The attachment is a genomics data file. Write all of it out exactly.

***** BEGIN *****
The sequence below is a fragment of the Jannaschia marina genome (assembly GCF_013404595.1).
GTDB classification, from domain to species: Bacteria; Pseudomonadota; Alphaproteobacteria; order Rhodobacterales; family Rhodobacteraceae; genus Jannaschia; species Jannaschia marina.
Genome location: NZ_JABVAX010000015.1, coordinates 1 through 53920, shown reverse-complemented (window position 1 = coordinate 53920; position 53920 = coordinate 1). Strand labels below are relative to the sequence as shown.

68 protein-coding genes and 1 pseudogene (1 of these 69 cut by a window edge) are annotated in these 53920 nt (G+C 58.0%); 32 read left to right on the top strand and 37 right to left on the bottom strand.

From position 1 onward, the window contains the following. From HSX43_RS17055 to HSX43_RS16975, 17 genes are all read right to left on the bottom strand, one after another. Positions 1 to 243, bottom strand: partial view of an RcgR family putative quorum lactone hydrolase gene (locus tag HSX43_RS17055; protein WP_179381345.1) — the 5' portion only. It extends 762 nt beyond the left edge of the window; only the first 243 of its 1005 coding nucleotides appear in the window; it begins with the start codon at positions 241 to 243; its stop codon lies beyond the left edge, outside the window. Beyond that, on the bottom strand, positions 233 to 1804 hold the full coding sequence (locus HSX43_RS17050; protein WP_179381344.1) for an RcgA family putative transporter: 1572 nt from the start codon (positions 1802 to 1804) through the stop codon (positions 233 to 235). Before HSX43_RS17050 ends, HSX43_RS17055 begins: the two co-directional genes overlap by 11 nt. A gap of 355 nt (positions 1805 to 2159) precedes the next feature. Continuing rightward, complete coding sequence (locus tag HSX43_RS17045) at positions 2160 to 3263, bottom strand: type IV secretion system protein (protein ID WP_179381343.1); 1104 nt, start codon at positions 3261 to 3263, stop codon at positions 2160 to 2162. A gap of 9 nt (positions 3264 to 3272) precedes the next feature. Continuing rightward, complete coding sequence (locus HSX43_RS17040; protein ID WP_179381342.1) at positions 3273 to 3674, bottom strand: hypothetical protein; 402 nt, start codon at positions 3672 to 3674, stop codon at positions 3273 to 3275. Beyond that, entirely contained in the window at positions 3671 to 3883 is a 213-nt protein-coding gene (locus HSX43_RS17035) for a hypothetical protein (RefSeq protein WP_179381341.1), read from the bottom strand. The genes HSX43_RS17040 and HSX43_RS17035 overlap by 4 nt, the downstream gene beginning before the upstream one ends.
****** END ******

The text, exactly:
The sequence below is a fragment of the Jannaschia marina genome (assembly GCF_013404595.1).
GTDB classification, from domain to species: Bacteria; Pseudomonadota; Alphaproteobacteria; order Rhodobacterales; family Rhodobacteraceae; genus Jannaschia; species Jannaschia marina.
Genome location: NZ_JABVAX010000015.1, coordinates 1 through 53920, shown reverse-complemented (window position 1 = coordinate 53920; position 53920 = coordinate 1). Strand labels below are relative to the sequence as shown.

68 protein-coding genes and 1 pseudogene (1 of these 69 cut by a window edge) are annotated in these 53920 nt (G+C 58.0%); 32 read left to right on the top strand and 37 right to left on the bottom strand.

From position 1 onward, the window contains the following. From HSX43_RS17055 to HSX43_RS16975, 17 genes are all read right to left on the bottom strand, one after another. Positions 1 to 243, bottom strand: partial view of an RcgR family putative quorum lactone hydrolase gene (locus tag HSX43_RS17055; protein WP_179381345.1) — the 5' portion only. It extends 762 nt beyond the left edge of the window; only the first 243 of its 1005 coding nucleotides appear in the window; it begins with the start codon at positions 241 to 243; its stop codon lies beyond the left edge, outside the window. Beyond that, on the bottom strand, positions 233 to 1804 hold the full coding sequence (locus HSX43_RS17050; protein WP_179381344.1) for an RcgA family putative transporter: 1572 nt from the start codon (positions 1802 to 1804) through the stop codon (positions 233 to 235). Before HSX43_RS17050 ends, HSX43_RS17055 begins: the two co-directional genes overlap by 11 nt. A gap of 355 nt (positions 1805 to 2159) precedes the next feature. Continuing rightward, complete coding sequence (locus tag HSX43_RS17045) at positions 2160 to 3263, bottom strand: type IV secretion system protein (protein ID WP_179381343.1); 1104 nt, start codon at positions 3261 to 3263, stop codon at positions 2160 to 2162. A gap of 9 nt (positions 3264 to 3272) precedes the next feature. Continuing rightward, complete coding sequence (locus HSX43_RS17040; protein ID WP_179381342.1) at positions 3273 to 3674, bottom strand: hypothetical protein; 402 nt, start codon at positions 3672 to 3674, stop codon at positions 3273 to 3275. Beyond that, entirely contained in the window at positions 3671 to 3883 is a 213-nt protein-coding gene (locus HSX43_RS17035) for a hypothetical protein (RefSeq protein WP_179381341.1), read from the bottom strand. The genes HSX43_RS17040 and HSX43_RS17035 overlap by 4 nt, the downstream gene beginning before the upstream one ends.